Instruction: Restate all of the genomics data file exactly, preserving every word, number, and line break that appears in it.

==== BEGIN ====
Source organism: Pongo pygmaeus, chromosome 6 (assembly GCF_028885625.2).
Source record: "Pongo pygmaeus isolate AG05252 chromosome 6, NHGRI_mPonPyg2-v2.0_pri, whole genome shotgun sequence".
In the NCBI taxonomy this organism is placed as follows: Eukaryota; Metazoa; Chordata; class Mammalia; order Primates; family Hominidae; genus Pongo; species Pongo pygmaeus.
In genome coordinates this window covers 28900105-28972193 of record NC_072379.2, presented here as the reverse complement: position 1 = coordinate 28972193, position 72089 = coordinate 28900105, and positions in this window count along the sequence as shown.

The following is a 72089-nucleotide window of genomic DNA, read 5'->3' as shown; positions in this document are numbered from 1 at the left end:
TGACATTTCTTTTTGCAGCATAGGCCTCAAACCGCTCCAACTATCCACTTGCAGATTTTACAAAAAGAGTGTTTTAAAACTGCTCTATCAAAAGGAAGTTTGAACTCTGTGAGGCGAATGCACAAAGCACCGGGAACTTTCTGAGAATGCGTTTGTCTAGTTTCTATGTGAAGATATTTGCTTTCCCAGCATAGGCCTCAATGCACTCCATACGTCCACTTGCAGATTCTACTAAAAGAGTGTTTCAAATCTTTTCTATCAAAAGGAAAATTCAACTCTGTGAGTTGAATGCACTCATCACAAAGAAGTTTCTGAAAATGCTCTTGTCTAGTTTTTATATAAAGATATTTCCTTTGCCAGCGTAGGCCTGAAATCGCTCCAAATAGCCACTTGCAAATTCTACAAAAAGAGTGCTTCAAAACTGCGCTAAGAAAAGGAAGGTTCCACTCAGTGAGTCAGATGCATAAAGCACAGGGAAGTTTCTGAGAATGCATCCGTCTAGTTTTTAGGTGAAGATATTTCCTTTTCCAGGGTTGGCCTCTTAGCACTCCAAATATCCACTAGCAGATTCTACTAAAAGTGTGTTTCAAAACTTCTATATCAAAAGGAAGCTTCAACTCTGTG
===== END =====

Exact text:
Source organism: Pongo pygmaeus, chromosome 6 (assembly GCF_028885625.2).
Source record: "Pongo pygmaeus isolate AG05252 chromosome 6, NHGRI_mPonPyg2-v2.0_pri, whole genome shotgun sequence".
In the NCBI taxonomy this organism is placed as follows: Eukaryota; Metazoa; Chordata; class Mammalia; order Primates; family Hominidae; genus Pongo; species Pongo pygmaeus.
In genome coordinates this window covers 28900105-28972193 of record NC_072379.2, presented here as the reverse complement: position 1 = coordinate 28972193, position 72089 = coordinate 28900105, and positions in this window count along the sequence as shown.

The following is a 72089-nucleotide window of genomic DNA, read 5'->3' as shown; positions in this document are numbered from 1 at the left end:
TGACATTTCTTTTTGCAGCATAGGCCTCAAACCGCTCCAACTATCCACTTGCAGATTTTACAAAAAGAGTGTTTTAAAACTGCTCTATCAAAAGGAAGTTTGAACTCTGTGAGGCGAATGCACAAAGCACCGGGAACTTTCTGAGAATGCGTTTGTCTAGTTTCTATGTGAAGATATTTGCTTTCCCAGCATAGGCCTCAATGCACTCCATACGTCCACTTGCAGATTCTACTAAAAGAGTGTTTCAAATCTTTTCTATCAAAAGGAAAATTCAACTCTGTGAGTTGAATGCACTCATCACAAAGAAGTTTCTGAAAATGCTCTTGTCTAGTTTTTATATAAAGATATTTCCTTTGCCAGCGTAGGCCTGAAATCGCTCCAAATAGCCACTTGCAAATTCTACAAAAAGAGTGCTTCAAAACTGCGCTAAGAAAAGGAAGGTTCCACTCAGTGAGTCAGATGCATAAAGCACAGGGAAGTTTCTGAGAATGCATCCGTCTAGTTTTTAGGTGAAGATATTTCCTTTTCCAGGGTTGGCCTCTTAGCACTCCAAATATCCACTAGCAGATTCTACTAAAAGTGTGTTTCAAAACTTCTATATCAAAAGGAAGCTTCAACTCTGTG